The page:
Drysdale's Olympic cycle begins in Amsterdam
Mahe Drysdale took one last look at his holiday snaps on the plane, then switched attention to work once again.
The double Olympic medalist will start his four-year Games cycle this weekend when he competes at the invitational Holland Beker regatta in Amsterdam.
Drysdale hasn't raced since winning gold at the London Olympics in August last year. The 34-year-old committed himself to pursuing further Olympic rewards late last year but was given an extended break from the sport by Rowing New Zealand.
During that time Drysdale has watched the All Blacks play in Argentina, competed in the Coast to Coast and Australian Ironman multisport events and this week, he and partner Juliette Haigh were among a group that climbed Mt Kilimanjaro to help raise funds and profile for World Vision Micro.
''It's been a tremendous 10 months - I've done a huge amount of things,'' Drysdale told the Fairfax Media from Amsterdam yesterday.
''We were having a look back at the photos on the plane over here and thinking 'wow'.''
Drysdale said climbing the world's tallest stand-alone mountain took him out of his comfort zone.
''It was a pretty awesome experience,'' Drysdale said.
''I've never been to those altitudes so it was quite a challenge and it was really weird feeling. I didn't find it physically that tough, but felt I was a bit out of control up top on the last day, just stumbling around.''
However, he feels he's recovered well to contest the men's single sculls at the regatta that he competes in most years and is the defending champion at.
''I've got a little bit of a cold, but apart from that, and a few sore muscles, I feel pretty good.''
Drysdale will then head to London to compete in the Royal Henley regatta before returning to New Zealand with the goal of being selected for the world championships in South Korea in late August.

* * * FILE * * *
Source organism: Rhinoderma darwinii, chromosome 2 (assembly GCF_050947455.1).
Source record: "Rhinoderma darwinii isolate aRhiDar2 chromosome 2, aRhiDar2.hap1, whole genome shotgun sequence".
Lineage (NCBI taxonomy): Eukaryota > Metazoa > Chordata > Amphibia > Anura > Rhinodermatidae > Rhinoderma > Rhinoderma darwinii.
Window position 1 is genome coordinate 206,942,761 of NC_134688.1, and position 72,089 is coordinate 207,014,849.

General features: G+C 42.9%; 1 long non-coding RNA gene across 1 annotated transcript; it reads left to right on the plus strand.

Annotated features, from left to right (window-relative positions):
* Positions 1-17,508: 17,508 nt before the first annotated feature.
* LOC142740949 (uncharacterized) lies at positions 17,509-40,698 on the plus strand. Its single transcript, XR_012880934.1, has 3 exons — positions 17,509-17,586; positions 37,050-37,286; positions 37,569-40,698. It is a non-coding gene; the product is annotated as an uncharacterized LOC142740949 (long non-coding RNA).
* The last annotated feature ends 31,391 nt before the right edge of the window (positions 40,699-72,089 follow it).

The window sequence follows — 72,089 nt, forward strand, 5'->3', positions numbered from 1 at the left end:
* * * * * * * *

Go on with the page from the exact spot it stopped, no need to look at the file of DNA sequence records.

''It feels like a new start, a new phase for me. I'm settling in for the next three years and preparing for Rio.''
He was also ''pleasantly surprised'' at how well felt after returning to training at Lake Karapiro with long-time coach Dick Tonks and the heavyweight and lightweight women's doubles crews in the three weeks before he went to Africa.
''Obviously I'm not as fast as I was before I left.
''But I'm a lot faster than I thought I would be after such a long break, so that's really pleasing.
''I've been trying to build up the Ks again, trying to build up that base fitness, and training with the two women's doubles crews daily has certainly ramped up the learning and the speed a lot quicker than if I was on my own.
''It's all about that four-year goal, so the base work is the most important thing for me at the moment - to get that base as big as I can over the next three years. There's still a big gap between where I was and where I'm at now.
''Probably by next year's world champs I'll be well and truly back at my best.
''This weekend, I think it'll be quite a struggle to be honest.
''Coming back to racing after 10 months out, I think it's going to hurt.''
Drysdale has been joined at the regatta by women's single sculler Emma Twigg and the rest of the New Zealand women's team that didn't compete at last weekend's World Cup regatta at Eton Dorney.